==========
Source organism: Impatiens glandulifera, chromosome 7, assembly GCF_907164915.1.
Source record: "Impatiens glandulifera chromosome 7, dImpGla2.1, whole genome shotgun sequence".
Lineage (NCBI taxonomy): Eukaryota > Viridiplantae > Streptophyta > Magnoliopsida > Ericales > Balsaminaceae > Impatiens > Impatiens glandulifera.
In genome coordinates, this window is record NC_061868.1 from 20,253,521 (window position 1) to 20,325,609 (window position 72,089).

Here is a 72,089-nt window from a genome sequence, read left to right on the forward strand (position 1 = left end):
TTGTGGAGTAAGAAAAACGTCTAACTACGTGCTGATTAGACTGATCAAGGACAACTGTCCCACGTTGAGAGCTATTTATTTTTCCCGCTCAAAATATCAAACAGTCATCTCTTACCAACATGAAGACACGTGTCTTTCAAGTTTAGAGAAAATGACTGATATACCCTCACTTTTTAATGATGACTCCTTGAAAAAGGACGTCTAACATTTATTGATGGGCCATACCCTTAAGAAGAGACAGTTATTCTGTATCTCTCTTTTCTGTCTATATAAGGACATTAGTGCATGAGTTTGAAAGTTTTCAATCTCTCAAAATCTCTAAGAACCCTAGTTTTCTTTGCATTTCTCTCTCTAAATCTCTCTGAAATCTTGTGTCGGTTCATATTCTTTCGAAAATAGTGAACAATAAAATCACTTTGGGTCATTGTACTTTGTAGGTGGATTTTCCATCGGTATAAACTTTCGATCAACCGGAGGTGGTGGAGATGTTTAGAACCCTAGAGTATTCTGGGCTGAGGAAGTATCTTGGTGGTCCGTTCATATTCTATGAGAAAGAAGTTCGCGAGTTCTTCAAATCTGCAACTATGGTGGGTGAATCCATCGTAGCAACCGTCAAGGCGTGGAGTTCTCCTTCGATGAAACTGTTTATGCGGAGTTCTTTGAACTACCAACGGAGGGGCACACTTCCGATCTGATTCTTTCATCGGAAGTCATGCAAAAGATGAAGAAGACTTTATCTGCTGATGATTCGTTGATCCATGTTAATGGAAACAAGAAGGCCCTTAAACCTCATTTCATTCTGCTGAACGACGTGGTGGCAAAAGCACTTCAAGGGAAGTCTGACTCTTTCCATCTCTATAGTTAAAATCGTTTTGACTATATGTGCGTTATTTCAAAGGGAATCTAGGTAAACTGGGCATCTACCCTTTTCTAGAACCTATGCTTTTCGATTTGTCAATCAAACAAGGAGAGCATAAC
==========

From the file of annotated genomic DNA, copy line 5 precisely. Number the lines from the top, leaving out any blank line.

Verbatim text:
Here is a 72,089-nt window from a genome sequence, read left to right on the forward strand (position 1 = left end):